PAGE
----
Fast Five – Chris Johnson

In the lead up to this year’s festival, we’ve asked some of our speakers a set of Fast Five questions about their work and their thoughts on games in Australia. Today we have independent game designer Chris Johnson. Chris is currently developing Expand, and he will be both playing and speaking about his games as part of the Online Festival. What are you working on right now? I’m currently working on Expand. Readers might have seen an earlier version of the game at the Freeplay Arcade back in 2012 or maybe at PAX Australia last year. Expand is a game where you move through this ever shifting circular labyrinth. The game feels like you’re doing a sudoku puzzle and meditating at the same time. We’re currently in the trenches creating more content for the game. For Expand, content creation is the most time consuming and draining part of the development process. It’s also very rewarding seeing the game get closer and closer to being finished. What do you wish you worked on? Why? I wish I made a solid PuzzleScript game when that was new. I’ve taught a few people how to make games with PuzzleScript but haven’t made anything myself. I think the process of making something would help develop my skills in level design. Maybe I’m not thinking hard enough about this but I feel as though a lot of the simpler variations of PuzzleScript games have been made. So it’s now a process of being more creative since I really wouldn’t want to make a riff on someone else’s idea. What’s an Australian game, old or...

Fast Five – Laura Crawford

In the lead up to this year’s festival, we’ve asked some of our speakers a set of Fast Five questions about their work and their thoughts on games in Australia. Today we have Laura Crawford, who is an academic in Games and Interactivity at Swinburne University. Laura will be be a panelist on the Self-Care for Game Developers panel as part of the Online Festival. What are you working on right now? I am finishing a PhD in attraction to screen violence, beginning a study with colleagues on independent game development and developing a Psychology of Game Design subject. What do you wish you worked on? Why? In addition to the things I’m working on currently, I’d also like more time for a different kind of creativity. There is at least one game I want to make, a documentary that has been sitting with me for far too long and I also miss sculpture. Research and writing are creative in their own way but there’s a purity in art. What’s an Australian game, old or new, digital or physical, that you find interesting? There are so many and for a myriad of reasons. Framed is fascinating for the fact that it has lovingly utilised so many different items from pop culture, and made them into something completely different yet coherent and fun. Flight Control has a special place in my heart too. It was one of the first games I bought for my shiny new iPad (I was a foolish early adopter); I fell deeply in love with the music and the way it sounded on my new device. Of...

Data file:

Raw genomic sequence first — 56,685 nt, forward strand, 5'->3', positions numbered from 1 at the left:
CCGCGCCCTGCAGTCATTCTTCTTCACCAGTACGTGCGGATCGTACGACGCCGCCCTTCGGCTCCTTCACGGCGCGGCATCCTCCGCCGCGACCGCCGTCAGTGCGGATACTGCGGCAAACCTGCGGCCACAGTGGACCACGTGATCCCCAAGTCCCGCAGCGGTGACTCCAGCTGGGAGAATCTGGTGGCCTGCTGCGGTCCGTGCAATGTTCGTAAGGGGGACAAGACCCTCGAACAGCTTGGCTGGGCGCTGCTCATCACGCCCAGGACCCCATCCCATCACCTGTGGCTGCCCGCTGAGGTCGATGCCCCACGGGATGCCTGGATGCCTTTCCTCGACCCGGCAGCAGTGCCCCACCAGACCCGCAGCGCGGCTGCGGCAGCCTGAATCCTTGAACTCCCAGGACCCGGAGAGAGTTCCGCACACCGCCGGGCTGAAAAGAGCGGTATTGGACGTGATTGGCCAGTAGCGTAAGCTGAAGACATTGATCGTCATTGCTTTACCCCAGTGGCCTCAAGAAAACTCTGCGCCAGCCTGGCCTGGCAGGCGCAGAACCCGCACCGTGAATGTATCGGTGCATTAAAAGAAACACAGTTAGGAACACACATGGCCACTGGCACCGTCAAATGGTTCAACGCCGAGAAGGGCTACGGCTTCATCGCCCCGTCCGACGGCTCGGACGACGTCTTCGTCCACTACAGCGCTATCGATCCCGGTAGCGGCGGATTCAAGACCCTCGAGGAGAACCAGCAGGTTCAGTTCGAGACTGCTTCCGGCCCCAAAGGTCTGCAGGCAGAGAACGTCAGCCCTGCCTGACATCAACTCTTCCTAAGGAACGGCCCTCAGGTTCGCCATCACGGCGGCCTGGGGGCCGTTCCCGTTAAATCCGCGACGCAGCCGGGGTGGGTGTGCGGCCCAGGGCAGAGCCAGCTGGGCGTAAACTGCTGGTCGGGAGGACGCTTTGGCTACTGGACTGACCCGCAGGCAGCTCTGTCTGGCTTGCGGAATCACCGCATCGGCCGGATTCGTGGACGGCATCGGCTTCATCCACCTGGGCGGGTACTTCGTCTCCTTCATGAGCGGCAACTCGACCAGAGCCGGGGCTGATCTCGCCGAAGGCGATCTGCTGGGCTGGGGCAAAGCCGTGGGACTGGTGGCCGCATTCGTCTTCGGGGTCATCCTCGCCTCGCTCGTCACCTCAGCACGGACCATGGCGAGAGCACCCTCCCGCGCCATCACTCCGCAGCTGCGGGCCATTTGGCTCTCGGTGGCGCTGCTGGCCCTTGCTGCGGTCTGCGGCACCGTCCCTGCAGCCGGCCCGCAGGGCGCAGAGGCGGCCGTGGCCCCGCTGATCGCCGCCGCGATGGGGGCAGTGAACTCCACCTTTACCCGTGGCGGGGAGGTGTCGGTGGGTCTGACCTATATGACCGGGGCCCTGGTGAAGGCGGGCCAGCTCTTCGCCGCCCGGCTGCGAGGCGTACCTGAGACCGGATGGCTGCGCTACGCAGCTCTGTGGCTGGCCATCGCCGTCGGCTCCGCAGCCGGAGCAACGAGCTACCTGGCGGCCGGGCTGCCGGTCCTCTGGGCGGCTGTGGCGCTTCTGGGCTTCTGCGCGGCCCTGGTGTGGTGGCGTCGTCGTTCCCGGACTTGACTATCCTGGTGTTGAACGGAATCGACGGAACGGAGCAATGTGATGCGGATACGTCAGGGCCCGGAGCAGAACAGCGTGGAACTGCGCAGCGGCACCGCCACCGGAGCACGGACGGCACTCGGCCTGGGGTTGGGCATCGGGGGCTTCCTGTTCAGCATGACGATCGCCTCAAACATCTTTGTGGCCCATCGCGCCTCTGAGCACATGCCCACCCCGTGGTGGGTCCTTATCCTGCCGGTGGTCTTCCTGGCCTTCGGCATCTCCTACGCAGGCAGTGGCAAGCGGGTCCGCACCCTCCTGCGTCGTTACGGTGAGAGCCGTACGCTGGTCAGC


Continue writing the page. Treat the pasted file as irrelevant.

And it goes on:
Fast Five – Meghann O’Neill

In the lead up to this year’s festival, we’ve asked some of our speakers a set of Fast Five questions about their work and their thoughts on games in Australia. Today we have games reviewer, music teacher, and composer Meghann O’Neill, who will be running a music workshop at the Freeplay Fete. What are you working on right now? Right now, I’m working on filling out this form to the best of my ability. Something I try to convey to my music students is that you don’t need to focus on your creative goals all of the time. In fact, if you have a balanced life, the time you spend working towards performance, composition or whatever it is you do, can be more fruitful. (But, when I’m not focusing on this form, I’m iterating on a system of dynamic music, finding great indie games for PC Powerplay magazine and writing, mostly, short stories. And hopefully helping Primary students to develop a love of instrumental music.) What do you wish you worked on? Why? I carefully seek work that supports my wider creative goals, where possible. So, when I interview composers for PC Powerplay magazine, I often get great ideas for my own compositions. When I compose music based on some new idea, I can often then sell a lecture to a tertiary institution. For now, I’d like to continue being a diverse musician and games reviewer because of that mutually supportive process. What’s an Australian game, old or new, digital or physical, that you find interesting? At PAX Australia last year, I saw [Chris Johnson’s] Expand, briefly, and thought it looked like a...